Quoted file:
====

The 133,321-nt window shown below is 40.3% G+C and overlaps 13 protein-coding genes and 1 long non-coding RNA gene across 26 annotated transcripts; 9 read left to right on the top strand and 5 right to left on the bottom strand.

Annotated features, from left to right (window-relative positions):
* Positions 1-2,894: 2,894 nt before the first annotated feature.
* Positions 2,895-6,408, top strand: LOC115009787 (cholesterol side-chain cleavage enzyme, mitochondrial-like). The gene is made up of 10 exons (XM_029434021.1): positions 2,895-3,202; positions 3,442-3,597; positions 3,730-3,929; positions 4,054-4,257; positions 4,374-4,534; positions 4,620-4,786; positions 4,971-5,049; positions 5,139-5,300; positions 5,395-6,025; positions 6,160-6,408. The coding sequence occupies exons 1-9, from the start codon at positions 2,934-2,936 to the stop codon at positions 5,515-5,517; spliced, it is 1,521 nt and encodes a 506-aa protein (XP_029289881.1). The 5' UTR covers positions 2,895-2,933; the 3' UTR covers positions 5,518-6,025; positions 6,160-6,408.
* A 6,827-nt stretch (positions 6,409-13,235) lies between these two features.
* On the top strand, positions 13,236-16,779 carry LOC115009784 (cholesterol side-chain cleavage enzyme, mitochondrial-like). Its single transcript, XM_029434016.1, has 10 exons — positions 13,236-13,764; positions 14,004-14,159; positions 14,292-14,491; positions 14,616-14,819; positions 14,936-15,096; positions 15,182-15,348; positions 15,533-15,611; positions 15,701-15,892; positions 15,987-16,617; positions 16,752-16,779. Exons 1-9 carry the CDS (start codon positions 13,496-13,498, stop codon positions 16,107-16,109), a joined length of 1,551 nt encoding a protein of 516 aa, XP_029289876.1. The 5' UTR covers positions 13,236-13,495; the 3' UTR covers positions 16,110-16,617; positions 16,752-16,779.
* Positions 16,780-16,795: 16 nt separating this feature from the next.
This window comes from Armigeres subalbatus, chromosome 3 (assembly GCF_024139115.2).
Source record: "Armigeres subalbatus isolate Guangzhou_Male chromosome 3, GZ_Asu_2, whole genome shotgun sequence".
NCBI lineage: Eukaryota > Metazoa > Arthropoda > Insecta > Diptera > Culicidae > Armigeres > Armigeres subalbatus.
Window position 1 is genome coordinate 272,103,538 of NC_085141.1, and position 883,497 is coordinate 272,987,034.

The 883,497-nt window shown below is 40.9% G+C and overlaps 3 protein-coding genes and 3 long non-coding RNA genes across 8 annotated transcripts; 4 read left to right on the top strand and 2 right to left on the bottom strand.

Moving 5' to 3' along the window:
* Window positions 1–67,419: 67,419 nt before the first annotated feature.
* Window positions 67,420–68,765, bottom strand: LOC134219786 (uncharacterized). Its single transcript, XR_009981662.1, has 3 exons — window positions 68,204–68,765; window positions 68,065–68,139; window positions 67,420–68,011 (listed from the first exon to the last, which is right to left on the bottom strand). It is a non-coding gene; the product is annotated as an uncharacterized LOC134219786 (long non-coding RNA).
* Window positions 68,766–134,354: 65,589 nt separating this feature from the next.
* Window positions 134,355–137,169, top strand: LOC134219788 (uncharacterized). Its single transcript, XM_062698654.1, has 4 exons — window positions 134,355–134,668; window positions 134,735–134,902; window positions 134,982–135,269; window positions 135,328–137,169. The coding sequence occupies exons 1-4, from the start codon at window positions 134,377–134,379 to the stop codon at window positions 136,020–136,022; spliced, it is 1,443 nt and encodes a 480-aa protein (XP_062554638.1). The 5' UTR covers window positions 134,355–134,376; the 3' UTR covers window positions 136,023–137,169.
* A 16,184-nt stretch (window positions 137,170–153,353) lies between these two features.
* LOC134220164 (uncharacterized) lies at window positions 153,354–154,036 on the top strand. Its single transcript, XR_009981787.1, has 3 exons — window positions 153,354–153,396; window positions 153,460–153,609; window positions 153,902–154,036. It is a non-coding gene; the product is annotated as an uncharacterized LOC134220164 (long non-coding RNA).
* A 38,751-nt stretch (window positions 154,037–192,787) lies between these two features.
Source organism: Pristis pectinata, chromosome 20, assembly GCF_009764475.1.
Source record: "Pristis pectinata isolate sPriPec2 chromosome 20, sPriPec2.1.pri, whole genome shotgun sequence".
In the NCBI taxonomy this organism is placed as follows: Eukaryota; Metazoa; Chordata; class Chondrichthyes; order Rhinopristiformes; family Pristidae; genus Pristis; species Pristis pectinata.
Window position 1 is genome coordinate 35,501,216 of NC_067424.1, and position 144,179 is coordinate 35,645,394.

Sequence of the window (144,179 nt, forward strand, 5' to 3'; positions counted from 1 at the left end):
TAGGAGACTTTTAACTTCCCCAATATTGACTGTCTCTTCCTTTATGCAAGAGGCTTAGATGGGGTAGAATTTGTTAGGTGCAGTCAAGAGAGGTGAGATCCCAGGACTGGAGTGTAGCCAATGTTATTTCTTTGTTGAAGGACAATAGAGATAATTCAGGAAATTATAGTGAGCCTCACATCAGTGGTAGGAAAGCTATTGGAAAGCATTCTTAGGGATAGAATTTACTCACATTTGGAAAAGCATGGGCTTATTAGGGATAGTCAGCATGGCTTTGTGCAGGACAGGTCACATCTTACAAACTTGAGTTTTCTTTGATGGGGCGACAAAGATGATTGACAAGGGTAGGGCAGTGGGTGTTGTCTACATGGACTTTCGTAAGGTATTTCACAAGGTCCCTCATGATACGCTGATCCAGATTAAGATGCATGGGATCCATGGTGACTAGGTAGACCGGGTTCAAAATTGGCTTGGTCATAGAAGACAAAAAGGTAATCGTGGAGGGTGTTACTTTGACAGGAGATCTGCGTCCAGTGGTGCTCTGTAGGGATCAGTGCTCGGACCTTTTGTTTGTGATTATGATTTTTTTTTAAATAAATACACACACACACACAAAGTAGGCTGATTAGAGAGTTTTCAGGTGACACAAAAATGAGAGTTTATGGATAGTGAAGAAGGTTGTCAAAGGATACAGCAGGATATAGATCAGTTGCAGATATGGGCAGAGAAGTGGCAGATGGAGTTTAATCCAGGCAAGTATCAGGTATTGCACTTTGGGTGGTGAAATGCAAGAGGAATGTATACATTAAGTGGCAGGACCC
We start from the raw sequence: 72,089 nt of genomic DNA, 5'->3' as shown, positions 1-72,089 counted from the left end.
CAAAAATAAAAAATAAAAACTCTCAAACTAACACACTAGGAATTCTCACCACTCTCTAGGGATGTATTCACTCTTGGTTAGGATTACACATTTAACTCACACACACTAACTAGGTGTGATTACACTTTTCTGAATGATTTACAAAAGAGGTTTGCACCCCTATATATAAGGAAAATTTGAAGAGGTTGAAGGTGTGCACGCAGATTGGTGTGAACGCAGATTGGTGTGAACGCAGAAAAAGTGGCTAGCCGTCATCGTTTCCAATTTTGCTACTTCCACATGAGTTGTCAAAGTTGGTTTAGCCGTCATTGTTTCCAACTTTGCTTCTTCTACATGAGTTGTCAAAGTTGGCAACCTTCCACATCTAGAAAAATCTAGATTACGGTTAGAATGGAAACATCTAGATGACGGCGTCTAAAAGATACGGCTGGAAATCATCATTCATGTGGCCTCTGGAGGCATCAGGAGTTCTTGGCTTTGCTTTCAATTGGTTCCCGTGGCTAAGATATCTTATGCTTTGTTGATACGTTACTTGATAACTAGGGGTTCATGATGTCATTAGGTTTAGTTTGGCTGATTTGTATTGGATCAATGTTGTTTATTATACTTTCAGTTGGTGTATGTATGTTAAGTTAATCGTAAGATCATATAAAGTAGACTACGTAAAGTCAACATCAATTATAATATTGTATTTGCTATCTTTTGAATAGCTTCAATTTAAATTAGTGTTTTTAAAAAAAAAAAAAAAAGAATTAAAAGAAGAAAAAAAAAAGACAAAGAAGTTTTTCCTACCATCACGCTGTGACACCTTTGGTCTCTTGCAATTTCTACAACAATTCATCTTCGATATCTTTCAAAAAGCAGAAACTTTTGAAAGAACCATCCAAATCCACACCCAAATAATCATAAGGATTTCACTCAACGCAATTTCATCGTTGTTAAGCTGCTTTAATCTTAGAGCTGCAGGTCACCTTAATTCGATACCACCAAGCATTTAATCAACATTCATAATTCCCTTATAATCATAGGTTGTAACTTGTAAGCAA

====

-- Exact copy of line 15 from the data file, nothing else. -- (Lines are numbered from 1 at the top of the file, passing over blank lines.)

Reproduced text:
* Window positions 67,420–68,765, bottom strand: LOC134219786 (uncharacterized). Its single transcript, XR_009981662.1, has 3 exons — window positions 68,204–68,765; window positions 68,065–68,139; window positions 67,420–68,011 (listed from the first exon to the last, which is right to left on the bottom strand). It is a non-coding gene; the product is annotated as an uncharacterized LOC134219786 (long non-coding RNA).